Lice and Mites

Equine vet, Jade, discusses lice and mites in horses; how they’re spread, how to identify them and how to treat.

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Lice and mites are both common skin parasites of horses and ponies, and can be a cause of intense itching and irritation. There are many possible causes of itching (known as pruritis) in horses, including allergic, parasitic and infectious causes. When examining an itchy horse, your vet will ask you lots of questions, as well as closely examining the horse’s skin, to try to identify the problem.

Lice

Lice infestations typically cause itching of the mane and tail head areas, although can cause itchiness elsewhere on the body too. They are visible to the human eye, and can often be see moving close to the skin when the hair is parted.

Lice cause symptoms because they damage the skin. Some lice survive by chewing skin cells on the surface, and some suck blood from their host. Lice can be transmitted from one horse to another by direct contact, or from solid objects, for example by rubbing on the same fence post.

As well as itchiness, lice can cause poor coat quality, areas or hair loss, and in some cases anaemia. Lice are treated with topical washes and sprays. In severe cases, a course of antibiotics or steroid treatment may be needed to treat secondary problems arising from the infestation.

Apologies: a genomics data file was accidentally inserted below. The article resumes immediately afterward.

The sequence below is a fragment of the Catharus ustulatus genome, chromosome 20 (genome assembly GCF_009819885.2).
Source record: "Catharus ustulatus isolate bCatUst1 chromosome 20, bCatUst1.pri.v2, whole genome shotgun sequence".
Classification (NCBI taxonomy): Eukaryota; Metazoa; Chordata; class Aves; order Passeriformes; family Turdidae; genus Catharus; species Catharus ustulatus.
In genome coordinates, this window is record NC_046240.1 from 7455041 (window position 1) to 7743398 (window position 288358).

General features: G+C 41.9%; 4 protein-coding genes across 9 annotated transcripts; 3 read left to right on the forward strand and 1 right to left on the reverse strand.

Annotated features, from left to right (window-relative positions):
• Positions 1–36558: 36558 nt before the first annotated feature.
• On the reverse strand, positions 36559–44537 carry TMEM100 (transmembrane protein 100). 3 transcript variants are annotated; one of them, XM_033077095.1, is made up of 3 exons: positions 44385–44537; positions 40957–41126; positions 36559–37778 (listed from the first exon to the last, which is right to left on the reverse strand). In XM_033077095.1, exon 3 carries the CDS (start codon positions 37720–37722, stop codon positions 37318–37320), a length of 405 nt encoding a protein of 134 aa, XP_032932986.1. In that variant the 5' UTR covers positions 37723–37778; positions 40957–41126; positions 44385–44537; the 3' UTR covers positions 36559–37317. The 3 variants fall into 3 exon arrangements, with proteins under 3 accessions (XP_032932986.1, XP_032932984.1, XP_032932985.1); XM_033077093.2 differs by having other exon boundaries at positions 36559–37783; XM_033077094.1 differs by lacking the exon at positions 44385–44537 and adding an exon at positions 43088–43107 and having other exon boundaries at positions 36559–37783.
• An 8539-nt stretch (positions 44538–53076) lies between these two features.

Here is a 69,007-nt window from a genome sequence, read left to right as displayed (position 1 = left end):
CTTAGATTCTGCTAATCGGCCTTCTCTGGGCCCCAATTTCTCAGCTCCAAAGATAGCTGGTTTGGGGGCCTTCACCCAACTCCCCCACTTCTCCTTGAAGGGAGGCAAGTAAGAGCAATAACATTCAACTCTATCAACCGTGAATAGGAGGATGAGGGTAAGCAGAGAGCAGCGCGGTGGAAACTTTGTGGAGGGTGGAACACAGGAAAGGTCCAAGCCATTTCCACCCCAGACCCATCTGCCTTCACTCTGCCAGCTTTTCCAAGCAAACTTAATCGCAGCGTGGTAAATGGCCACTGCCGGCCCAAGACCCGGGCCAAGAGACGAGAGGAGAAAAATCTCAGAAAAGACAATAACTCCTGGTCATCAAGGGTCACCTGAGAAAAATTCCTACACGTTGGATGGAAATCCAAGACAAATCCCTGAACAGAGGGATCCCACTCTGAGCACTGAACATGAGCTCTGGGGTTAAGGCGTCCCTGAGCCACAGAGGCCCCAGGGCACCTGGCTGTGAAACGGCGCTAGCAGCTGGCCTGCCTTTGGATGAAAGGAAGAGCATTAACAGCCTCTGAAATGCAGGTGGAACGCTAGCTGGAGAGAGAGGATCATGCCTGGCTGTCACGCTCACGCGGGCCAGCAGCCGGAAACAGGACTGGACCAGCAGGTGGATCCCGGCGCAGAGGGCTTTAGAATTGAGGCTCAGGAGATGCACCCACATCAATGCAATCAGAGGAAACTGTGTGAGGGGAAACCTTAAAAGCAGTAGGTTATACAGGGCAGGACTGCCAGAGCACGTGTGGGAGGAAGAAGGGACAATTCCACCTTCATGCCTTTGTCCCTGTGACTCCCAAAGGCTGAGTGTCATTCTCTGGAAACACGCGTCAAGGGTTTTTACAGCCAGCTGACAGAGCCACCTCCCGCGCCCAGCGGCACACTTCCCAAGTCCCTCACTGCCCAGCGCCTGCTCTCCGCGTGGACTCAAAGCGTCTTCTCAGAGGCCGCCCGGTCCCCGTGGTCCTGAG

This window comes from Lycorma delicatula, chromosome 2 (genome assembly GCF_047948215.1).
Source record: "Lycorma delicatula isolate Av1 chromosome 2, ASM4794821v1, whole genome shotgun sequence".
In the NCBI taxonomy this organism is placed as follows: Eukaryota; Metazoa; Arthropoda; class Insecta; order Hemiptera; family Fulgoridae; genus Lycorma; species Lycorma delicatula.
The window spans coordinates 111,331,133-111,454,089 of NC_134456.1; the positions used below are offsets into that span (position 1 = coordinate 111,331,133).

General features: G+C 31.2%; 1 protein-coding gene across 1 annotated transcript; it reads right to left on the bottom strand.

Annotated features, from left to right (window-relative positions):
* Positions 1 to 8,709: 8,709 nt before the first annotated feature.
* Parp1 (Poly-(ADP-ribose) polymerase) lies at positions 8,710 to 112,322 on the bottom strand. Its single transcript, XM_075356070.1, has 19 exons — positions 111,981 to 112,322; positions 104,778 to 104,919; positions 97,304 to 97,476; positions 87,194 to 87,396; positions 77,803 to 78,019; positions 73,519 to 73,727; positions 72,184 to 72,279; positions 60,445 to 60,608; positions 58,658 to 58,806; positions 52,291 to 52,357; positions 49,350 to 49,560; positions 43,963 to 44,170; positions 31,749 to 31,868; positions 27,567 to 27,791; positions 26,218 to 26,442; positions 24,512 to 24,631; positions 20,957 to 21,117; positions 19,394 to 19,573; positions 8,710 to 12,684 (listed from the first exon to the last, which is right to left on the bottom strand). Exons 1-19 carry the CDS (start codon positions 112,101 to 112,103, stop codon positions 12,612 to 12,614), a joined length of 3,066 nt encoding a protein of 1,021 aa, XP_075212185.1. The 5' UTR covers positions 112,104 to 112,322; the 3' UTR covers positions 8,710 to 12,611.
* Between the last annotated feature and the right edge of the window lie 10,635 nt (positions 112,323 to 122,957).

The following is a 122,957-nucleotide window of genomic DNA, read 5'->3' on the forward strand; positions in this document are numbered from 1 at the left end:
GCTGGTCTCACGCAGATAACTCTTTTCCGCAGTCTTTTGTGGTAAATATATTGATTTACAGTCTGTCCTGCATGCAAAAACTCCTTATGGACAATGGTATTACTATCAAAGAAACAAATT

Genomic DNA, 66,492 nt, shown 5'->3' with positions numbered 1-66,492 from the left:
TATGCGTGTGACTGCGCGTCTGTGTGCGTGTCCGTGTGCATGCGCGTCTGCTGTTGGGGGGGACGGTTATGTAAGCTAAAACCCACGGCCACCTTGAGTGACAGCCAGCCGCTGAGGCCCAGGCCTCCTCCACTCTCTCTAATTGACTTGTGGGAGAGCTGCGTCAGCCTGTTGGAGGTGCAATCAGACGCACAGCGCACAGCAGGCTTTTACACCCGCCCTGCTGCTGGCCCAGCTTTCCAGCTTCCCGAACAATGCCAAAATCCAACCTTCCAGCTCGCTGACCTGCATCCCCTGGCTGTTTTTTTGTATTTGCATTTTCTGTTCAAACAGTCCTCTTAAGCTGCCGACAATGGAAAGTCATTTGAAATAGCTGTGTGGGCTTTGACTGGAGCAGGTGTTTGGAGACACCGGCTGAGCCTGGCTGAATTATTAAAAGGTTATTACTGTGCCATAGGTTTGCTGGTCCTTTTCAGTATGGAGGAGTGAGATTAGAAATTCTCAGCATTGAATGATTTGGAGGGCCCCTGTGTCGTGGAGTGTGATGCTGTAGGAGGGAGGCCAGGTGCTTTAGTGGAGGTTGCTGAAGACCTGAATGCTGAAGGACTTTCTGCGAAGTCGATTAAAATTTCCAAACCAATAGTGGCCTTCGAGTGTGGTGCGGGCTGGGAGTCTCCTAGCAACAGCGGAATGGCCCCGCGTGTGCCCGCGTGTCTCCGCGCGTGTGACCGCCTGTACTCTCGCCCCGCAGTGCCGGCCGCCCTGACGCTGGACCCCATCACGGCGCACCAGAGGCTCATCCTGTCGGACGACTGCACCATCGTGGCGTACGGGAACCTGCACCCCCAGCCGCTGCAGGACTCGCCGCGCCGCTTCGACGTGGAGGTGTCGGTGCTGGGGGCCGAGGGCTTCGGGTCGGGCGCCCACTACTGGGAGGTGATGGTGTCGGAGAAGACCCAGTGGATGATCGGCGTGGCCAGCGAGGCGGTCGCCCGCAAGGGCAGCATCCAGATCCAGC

Mites

Mite infestations cause general itchiness, often with areas of thickened, crusty skin. Mites are too small to see with the human eye, but can sometimes be identified under the microscope from scrapings taken from the horse’s skin.

Mites can also be transmitted from horse to horse, and via solid objects. Horses with feathered legs are predisposed to feather mite infestations of the lower limbs. Affected horses stamp, rub and bite their legs.

The condition sometimes causes such severe itchiness that horses can damage their skin, leading to wounds and skin infections. Mite infestations can be treated with injections, topical washes or spot-on preparations. Your vet will be able to advise you on the best course of action for your horse.

Following successful treatment, the long term prognosis for horses with lice or mites is very good, with most horses regaining normal hair coat appearance and regrowth of hair within a month.

As always, if you’re concerned about your horse at all, don’t hesitate to contact the team

Out of hours emergency

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